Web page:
Strong turmoil lies ahead in French technology. After the splendor of recent years, marked by a spectacular rise in power, French start-ups are preparing to go through a more delicate period due to a difficult economic context, in a scenario of endless shortages of electronic components and inflation that is gradually suffocating the purchasing power of consumers.
Is the party over?
This is a big test for French Tech in the wake of the Covid-19 pandemic. Admittedly, the health crisis has been a tremendous growth accelerator for many companies in the tech sphere, as evidenced by Gafam in the US and Doctolib in France. The situation is very different in 2022, a year that should have a much more negative impact on the sector.
Just look across the Atlantic to see the difference between the health crisis and the current one. Two years ago, Gafam and others like Zoom and Netflix continued to reap colossal profits. As of now, the party is over and the grimace soup is hard to digest.
In the wake of the hike in key rates decided by central banks to fight inflation, Wall Street is relentless on tech stocks. It is not Meta who will say otherwise. Mark Zuckerberg’s company has seen its market capitalization drop by more than $400 billion in nearly six months due to disappointing performance. For the other members of Gafam, the picture is not much better, they are all experiencing a slowdown in their growth, which by definition cannot be eternal.
Winter is coming it’s been eight months. Now winter has come and no one talks about it.
In France, very few startups, imitating Deezer, have tried their luck on the stock exchanges. However, if French Tech’s nuggets do not suffer from the upheavals on the stock exchange, they face a more restless climate, with more cautious investors. Until a few months ago, mega-round ads with exceptional ratings flooded the media landscape. From now on, it’s calm, or almost.
This is how some young shoots are starting to seriously worry about their assessment. XXL fundraising gave way to austerity. “Currently, the trend is to halve the valuation. Everyone saves money, not all companies do it to the same degree”, observes a businessman behind a French unicorn. “Winter is coming, that was eight months ago. Now winter has come and no one talks about it. It feels like Google at its peak, like everything is fine. It’s quite paradoxical”he regrets.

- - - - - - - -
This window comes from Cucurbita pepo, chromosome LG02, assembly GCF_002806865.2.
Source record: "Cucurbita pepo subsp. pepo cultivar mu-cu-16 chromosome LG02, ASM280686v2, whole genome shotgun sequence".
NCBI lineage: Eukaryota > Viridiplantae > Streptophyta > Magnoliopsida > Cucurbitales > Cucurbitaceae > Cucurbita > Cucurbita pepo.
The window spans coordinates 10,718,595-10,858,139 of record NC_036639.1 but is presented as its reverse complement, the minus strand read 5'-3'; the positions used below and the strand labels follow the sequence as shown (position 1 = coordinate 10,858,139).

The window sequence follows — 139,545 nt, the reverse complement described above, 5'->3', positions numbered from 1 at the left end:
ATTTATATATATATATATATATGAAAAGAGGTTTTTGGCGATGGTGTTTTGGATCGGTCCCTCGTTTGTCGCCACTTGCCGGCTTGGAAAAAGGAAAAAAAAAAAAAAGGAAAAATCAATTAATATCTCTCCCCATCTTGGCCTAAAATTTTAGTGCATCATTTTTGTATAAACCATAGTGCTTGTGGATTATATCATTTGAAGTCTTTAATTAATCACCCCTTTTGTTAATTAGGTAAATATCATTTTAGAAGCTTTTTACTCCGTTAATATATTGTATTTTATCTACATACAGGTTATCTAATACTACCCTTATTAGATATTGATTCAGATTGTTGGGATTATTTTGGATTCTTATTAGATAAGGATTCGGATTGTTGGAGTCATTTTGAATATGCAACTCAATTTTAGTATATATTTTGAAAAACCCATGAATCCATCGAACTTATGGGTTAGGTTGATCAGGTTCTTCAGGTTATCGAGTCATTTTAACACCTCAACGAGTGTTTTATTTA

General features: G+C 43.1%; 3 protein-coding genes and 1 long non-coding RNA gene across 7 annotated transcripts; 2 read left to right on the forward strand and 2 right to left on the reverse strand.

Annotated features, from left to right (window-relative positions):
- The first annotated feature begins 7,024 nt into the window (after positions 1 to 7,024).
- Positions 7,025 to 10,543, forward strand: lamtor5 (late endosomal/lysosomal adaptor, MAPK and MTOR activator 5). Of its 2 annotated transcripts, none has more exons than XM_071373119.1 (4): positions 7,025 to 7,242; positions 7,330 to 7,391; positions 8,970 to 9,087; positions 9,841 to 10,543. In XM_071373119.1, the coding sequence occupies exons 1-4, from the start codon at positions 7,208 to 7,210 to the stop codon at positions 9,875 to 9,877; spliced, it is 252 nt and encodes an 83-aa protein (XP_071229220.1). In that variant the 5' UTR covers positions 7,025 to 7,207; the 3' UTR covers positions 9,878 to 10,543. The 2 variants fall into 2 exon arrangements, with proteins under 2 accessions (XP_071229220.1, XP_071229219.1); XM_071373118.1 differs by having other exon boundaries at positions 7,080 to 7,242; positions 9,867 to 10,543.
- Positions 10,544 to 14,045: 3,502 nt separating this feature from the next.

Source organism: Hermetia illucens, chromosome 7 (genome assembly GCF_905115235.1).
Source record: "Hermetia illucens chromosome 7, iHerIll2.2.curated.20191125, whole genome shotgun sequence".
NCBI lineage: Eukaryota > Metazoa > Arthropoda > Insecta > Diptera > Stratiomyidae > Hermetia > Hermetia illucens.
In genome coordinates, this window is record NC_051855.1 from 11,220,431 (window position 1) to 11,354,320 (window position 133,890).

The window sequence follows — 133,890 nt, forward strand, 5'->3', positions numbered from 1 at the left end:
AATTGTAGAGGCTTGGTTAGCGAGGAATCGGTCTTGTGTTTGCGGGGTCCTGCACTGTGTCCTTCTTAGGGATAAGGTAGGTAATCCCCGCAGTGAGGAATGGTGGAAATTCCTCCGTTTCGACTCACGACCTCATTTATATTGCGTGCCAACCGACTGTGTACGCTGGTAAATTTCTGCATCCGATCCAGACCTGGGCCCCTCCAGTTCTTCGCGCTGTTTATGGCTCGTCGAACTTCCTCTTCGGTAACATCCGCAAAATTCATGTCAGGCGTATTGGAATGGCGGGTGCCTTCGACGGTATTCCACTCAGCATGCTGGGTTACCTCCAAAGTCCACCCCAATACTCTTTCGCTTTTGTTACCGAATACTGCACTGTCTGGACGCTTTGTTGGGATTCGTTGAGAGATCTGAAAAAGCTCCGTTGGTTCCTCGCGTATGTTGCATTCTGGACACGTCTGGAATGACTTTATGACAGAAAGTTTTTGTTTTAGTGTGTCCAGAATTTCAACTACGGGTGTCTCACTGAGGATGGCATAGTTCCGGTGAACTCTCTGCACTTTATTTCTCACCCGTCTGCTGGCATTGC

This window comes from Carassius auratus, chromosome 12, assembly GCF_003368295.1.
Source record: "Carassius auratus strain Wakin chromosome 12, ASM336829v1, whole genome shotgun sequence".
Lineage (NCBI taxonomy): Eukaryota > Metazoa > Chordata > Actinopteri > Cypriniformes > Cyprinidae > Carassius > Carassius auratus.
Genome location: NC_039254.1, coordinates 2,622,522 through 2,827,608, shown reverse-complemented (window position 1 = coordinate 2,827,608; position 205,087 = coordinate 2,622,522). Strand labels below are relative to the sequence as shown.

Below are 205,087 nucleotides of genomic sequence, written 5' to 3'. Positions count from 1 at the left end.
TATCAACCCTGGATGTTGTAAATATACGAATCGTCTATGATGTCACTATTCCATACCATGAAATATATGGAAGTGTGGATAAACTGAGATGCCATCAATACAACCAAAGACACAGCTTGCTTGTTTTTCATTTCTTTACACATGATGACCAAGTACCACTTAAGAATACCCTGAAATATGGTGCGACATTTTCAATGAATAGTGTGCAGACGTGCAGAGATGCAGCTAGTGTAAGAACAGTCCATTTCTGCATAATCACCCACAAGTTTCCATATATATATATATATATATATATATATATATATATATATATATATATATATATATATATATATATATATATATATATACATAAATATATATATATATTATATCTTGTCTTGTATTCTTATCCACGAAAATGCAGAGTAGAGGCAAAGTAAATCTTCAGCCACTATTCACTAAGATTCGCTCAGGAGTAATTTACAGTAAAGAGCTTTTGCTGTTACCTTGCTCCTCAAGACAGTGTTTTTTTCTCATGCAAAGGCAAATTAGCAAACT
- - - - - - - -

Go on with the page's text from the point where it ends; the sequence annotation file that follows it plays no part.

Although the tricolor startups are more discreet in their communication, sector personalities are already noticing the first effects of the crisis. This is particularly the case for Jean-David Chamboredon, executive chairman of investment fund ISAI, who notes that the growing number of questions about valuations has “as a consequence of the multiplication of internal operations, such as extensions of financing rounds”🇧🇷
“Companies that need cash need to find a solution, so they find it with their existing shareholders. But, as a rule, these tower extensions are not advertised very much. The investment and valuation of these companies are not disclosed. So we still don’t know how much it’s worthexplains the French investor. The inner towers are seen by the market as something defensive. But no one is going to brag about being on the defensive. They are therefore not intended to be made public.
By the time the market recovers, investor metrics will have changed.
If well-established start-ups can count on the support of their shareholders to get back into the pot, not all are as lucky and face a difficult equation to solve. “At France Digitale, we are witnessing a period of uncertainty that is slowing down new business. Fundraising periods are longer. This is because investors need more time to evaluate projects and determine multiples”notes Sarah-Diane Eck, vice president of France Digitale and founder of Lum Network, a startup specializing in blockchain. “There have been multiple histories in recent years. Startup valuations could reach 40 times annual recurring revenue just a few months ago. Now it’s more like 10 times”she adds.
After several years of exuberance where money flowed freely into the coffers of start-ups, investment funds are calming the game, asking the companies present in their portfolio to guarantee their cash and better financial visibility for the coming months. Because if the French ecosystem remains in a record year in 2021 – 11.6 billion euros collected against 5.4 billion in 2020, and a solid first half with 8.4 billion euros (+ 63% compared to the same period of last year) – the funding rate has since decreased considerably. There have also been no sensational announcements this 2022-2023 school year.